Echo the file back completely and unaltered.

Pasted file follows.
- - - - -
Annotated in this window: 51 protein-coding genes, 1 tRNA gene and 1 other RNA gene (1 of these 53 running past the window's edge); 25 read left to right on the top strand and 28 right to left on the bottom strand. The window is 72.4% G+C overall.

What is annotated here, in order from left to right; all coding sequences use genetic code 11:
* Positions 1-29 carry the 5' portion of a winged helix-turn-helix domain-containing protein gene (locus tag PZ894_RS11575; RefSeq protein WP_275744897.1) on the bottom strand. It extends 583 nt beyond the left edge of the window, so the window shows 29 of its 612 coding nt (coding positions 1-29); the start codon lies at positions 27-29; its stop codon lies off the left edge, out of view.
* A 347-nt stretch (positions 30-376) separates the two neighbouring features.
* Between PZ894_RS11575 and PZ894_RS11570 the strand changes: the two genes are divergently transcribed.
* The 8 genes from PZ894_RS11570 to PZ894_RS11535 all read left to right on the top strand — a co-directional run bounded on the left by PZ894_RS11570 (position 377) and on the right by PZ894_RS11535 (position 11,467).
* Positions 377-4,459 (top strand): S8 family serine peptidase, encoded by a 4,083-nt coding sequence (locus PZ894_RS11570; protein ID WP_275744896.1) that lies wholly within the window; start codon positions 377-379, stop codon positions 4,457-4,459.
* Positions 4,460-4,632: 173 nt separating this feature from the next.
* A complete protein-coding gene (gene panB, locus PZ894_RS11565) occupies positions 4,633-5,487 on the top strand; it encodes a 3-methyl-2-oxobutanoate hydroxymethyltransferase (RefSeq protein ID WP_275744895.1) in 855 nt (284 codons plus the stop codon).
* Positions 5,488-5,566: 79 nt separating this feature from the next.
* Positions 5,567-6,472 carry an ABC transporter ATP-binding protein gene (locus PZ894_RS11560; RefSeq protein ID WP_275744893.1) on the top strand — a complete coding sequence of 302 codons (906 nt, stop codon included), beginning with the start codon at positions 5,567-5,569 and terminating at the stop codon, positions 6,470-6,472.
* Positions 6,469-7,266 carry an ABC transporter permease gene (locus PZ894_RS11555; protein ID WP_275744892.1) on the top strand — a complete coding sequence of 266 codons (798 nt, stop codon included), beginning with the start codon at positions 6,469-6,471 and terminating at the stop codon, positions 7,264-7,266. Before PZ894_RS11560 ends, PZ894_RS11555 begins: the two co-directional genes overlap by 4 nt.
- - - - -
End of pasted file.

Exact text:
Annotated in this window: 51 protein-coding genes, 1 tRNA gene and 1 other RNA gene (1 of these 53 running past the window's edge); 25 read left to right on the top strand and 28 right to left on the bottom strand. The window is 72.4% G+C overall.

What is annotated here, in order from left to right; all coding sequences use genetic code 11:
* Positions 1-29 carry the 5' portion of a winged helix-turn-helix domain-containing protein gene (locus tag PZ894_RS11575; RefSeq protein WP_275744897.1) on the bottom strand. It extends 583 nt beyond the left edge of the window, so the window shows 29 of its 612 coding nt (coding positions 1-29); the start codon lies at positions 27-29; its stop codon lies off the left edge, out of view.
* A 347-nt stretch (positions 30-376) separates the two neighbouring features.
* Between PZ894_RS11575 and PZ894_RS11570 the strand changes: the two genes are divergently transcribed.
* The 8 genes from PZ894_RS11570 to PZ894_RS11535 all read left to right on the top strand — a co-directional run bounded on the left by PZ894_RS11570 (position 377) and on the right by PZ894_RS11535 (position 11,467).
* Positions 377-4,459 (top strand): S8 family serine peptidase, encoded by a 4,083-nt coding sequence (locus PZ894_RS11570; protein ID WP_275744896.1) that lies wholly within the window; start codon positions 377-379, stop codon positions 4,457-4,459.
* Positions 4,460-4,632: 173 nt separating this feature from the next.
* A complete protein-coding gene (gene panB, locus PZ894_RS11565) occupies positions 4,633-5,487 on the top strand; it encodes a 3-methyl-2-oxobutanoate hydroxymethyltransferase (RefSeq protein ID WP_275744895.1) in 855 nt (284 codons plus the stop codon).
* Positions 5,488-5,566: 79 nt separating this feature from the next.
* Positions 5,567-6,472 carry an ABC transporter ATP-binding protein gene (locus PZ894_RS11560; RefSeq protein ID WP_275744893.1) on the top strand — a complete coding sequence of 302 codons (906 nt, stop codon included), beginning with the start codon at positions 5,567-5,569 and terminating at the stop codon, positions 6,470-6,472.
* Positions 6,469-7,266 carry an ABC transporter permease gene (locus PZ894_RS11555; protein ID WP_275744892.1) on the top strand — a complete coding sequence of 266 codons (798 nt, stop codon included), beginning with the start codon at positions 6,469-6,471 and terminating at the stop codon, positions 7,264-7,266. Before PZ894_RS11560 ends, PZ894_RS11555 begins: the two co-directional genes overlap by 4 nt.